“Recently there’s been some concern from stakeholders including [the University of Virginia] that the design of a displaced left-turn wouldn’t meet the long-term needs of a rapidly growing area,” Hersh-Ballering said. “So Albemarle County staff are currently working with fellow stakeholders and VDOT to determine next steps for that project.”
Those long term needs include a Fontaine Research Park that will be the home of a new biotechnology center. The City of Charlottesville is also increasing the building potential on its section of Fontaine in its rezoning rewrite.
Supervisor Ann Mallek was on the Board of Supervisors on September 8, 2010 when the UVA Foundation was successful in having a zoning approved. That came with proffers. (Board approves expansion for Fontaine Research Park, Charlottesville Tomorrow, September 9, 2010,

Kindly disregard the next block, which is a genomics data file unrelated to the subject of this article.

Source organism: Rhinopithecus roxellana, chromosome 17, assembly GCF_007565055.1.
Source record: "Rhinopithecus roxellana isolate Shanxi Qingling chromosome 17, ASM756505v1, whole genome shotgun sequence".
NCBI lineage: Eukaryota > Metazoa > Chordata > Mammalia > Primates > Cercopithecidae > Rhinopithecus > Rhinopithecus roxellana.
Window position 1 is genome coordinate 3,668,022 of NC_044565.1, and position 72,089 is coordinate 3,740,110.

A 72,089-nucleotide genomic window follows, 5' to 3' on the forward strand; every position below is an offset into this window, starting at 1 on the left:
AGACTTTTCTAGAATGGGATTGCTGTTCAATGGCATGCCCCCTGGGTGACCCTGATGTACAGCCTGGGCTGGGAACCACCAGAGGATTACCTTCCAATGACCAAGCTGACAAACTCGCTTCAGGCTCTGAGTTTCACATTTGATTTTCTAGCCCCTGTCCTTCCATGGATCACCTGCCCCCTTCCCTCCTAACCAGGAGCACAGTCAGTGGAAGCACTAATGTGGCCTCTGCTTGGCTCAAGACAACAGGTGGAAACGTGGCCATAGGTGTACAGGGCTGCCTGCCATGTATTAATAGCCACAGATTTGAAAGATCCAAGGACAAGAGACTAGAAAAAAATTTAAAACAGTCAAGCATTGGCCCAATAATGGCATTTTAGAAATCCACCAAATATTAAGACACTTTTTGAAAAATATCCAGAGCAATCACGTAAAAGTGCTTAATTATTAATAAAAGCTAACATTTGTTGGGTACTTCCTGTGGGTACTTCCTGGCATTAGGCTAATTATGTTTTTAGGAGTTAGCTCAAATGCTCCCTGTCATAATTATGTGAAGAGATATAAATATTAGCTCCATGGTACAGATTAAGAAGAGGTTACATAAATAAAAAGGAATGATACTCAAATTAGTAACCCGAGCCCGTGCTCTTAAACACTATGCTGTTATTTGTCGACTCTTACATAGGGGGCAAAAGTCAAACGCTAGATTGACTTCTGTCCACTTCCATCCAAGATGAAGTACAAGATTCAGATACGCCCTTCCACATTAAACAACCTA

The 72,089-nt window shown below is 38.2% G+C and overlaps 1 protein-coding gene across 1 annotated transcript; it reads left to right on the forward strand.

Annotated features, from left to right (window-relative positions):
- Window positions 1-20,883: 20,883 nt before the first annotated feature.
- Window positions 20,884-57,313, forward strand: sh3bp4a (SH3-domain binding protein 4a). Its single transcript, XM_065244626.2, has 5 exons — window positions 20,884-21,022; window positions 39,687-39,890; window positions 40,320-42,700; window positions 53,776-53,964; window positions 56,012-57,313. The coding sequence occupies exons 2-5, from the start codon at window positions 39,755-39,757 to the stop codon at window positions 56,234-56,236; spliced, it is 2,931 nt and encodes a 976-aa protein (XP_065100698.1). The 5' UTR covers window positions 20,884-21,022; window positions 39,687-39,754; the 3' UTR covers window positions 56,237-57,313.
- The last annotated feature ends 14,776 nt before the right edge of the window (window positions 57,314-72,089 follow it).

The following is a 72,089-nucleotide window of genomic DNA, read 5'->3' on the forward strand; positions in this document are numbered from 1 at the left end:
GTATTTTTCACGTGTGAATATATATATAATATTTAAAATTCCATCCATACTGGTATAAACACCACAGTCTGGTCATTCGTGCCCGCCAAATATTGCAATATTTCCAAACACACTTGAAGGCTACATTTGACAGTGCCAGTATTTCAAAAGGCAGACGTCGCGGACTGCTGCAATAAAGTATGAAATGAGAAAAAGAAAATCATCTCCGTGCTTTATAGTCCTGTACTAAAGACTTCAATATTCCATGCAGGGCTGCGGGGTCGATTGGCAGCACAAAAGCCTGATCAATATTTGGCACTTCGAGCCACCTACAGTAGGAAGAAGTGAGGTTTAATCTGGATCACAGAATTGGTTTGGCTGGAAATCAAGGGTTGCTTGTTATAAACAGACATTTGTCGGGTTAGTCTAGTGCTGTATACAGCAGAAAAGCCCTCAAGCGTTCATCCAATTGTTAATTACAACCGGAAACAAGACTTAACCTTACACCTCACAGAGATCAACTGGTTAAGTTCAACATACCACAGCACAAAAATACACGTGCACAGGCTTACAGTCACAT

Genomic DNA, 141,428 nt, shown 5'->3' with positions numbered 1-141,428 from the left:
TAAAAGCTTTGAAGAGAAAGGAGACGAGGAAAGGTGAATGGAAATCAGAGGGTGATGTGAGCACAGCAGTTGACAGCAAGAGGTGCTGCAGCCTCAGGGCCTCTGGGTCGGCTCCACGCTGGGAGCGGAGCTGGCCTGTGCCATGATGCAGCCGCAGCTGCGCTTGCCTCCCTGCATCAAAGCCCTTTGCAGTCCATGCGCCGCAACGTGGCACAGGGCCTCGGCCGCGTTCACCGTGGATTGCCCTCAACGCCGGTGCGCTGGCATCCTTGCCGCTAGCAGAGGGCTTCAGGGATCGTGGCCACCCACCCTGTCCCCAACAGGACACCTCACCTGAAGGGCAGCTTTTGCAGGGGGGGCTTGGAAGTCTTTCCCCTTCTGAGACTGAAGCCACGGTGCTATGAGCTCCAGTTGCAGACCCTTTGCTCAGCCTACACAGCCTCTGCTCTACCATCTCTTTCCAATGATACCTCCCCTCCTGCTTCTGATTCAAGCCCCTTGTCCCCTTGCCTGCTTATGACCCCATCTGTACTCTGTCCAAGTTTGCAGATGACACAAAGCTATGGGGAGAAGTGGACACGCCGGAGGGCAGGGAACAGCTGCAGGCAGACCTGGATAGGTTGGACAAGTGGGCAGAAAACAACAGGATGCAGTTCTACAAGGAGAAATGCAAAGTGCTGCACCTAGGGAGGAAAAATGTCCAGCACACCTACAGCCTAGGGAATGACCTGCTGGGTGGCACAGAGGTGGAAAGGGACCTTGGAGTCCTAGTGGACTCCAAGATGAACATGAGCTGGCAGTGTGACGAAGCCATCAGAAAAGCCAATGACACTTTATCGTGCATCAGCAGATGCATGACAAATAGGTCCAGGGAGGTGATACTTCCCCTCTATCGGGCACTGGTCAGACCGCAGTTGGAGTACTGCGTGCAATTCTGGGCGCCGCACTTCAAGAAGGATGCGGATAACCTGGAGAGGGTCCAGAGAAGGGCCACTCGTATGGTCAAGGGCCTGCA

“They proffered substantial financial investments in whatever the lights and stuff to stop the difficulty of people not being able to get out of the exit ramp from the 29 bypass going south and all those circulation things,” Mallek said.
Those proffers are listed here and include installation of traffic lights.
“It is really important that we get that money committed to these projects,” Mallek said. “Yes there’s a whole new cast of characters at both the University and her with new staff and everything but they’re bringing a massive new to that with the whole biomedical center that they’re putting up there in top of what is there today.”
In June, Hersh-Ballering will return to the Board of Supervisors with a newly-reordered priority list as well as a set of recommendations for what to apply for through VDOT’s revenue sharing program for which applications are due later this year.